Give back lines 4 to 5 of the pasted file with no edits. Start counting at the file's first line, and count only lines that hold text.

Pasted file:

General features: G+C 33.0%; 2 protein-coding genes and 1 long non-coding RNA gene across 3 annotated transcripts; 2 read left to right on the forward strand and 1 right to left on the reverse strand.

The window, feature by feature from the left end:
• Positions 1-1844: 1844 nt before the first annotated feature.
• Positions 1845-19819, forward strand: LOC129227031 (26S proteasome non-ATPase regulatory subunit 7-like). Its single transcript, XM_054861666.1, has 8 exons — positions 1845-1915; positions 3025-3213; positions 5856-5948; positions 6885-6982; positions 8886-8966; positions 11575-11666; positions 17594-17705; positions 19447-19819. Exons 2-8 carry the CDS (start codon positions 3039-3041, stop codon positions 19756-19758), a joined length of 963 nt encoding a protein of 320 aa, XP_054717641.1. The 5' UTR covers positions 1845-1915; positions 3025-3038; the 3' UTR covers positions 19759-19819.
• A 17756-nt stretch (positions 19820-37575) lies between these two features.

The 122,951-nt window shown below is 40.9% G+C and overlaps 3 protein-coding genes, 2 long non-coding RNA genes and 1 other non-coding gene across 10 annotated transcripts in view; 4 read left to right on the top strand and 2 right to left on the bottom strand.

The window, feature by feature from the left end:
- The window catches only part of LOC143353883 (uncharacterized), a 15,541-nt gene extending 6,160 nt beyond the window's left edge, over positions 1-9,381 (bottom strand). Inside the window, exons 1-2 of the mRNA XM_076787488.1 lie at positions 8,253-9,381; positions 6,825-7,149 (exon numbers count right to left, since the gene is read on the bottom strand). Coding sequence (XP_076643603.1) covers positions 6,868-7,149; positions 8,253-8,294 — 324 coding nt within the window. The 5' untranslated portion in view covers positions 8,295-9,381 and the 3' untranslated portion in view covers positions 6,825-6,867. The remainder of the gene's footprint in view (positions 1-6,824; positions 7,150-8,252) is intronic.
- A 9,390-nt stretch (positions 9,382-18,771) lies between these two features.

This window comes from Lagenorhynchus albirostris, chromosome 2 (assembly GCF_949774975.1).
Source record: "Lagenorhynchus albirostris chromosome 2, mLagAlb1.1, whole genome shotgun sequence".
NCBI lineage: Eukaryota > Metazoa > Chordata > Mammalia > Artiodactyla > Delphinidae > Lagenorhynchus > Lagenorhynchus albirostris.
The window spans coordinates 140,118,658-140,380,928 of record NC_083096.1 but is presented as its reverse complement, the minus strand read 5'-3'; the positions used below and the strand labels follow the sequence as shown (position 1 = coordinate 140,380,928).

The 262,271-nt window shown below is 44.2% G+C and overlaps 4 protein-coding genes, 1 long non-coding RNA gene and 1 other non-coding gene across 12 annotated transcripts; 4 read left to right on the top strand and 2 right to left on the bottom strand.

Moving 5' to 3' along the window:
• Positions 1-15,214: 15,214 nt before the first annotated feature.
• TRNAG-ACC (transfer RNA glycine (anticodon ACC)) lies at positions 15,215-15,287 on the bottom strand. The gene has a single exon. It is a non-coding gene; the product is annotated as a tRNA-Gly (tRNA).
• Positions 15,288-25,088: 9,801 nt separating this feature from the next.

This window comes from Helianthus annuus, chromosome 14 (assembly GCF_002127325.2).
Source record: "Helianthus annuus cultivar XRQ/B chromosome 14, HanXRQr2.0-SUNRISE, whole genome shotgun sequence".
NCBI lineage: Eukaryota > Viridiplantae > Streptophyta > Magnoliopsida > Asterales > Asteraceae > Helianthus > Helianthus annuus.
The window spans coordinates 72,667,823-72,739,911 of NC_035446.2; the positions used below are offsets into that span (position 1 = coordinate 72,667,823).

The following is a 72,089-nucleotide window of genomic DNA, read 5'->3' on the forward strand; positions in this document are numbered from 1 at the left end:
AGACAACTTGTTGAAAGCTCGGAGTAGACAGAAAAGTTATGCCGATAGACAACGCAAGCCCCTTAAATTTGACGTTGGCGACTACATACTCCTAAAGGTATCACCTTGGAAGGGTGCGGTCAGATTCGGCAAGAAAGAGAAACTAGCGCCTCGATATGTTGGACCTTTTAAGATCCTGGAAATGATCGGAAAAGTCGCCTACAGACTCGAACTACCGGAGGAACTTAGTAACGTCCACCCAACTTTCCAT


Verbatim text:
• Positions 1845-19819, forward strand: LOC129227031 (26S proteasome non-ATPase regulatory subunit 7-like). Its single transcript, XM_054861666.1, has 8 exons — positions 1845-1915; positions 3025-3213; positions 5856-5948; positions 6885-6982; positions 8886-8966; positions 11575-11666; positions 17594-17705; positions 19447-19819. Exons 2-8 carry the CDS (start codon positions 3039-3041, stop codon positions 19756-19758), a joined length of 963 nt encoding a protein of 320 aa, XP_054717641.1. The 5' UTR covers positions 1845-1915; positions 3025-3038; the 3' UTR covers positions 19759-19819.
• A 17756-nt stretch (positions 19820-37575) lies between these two features.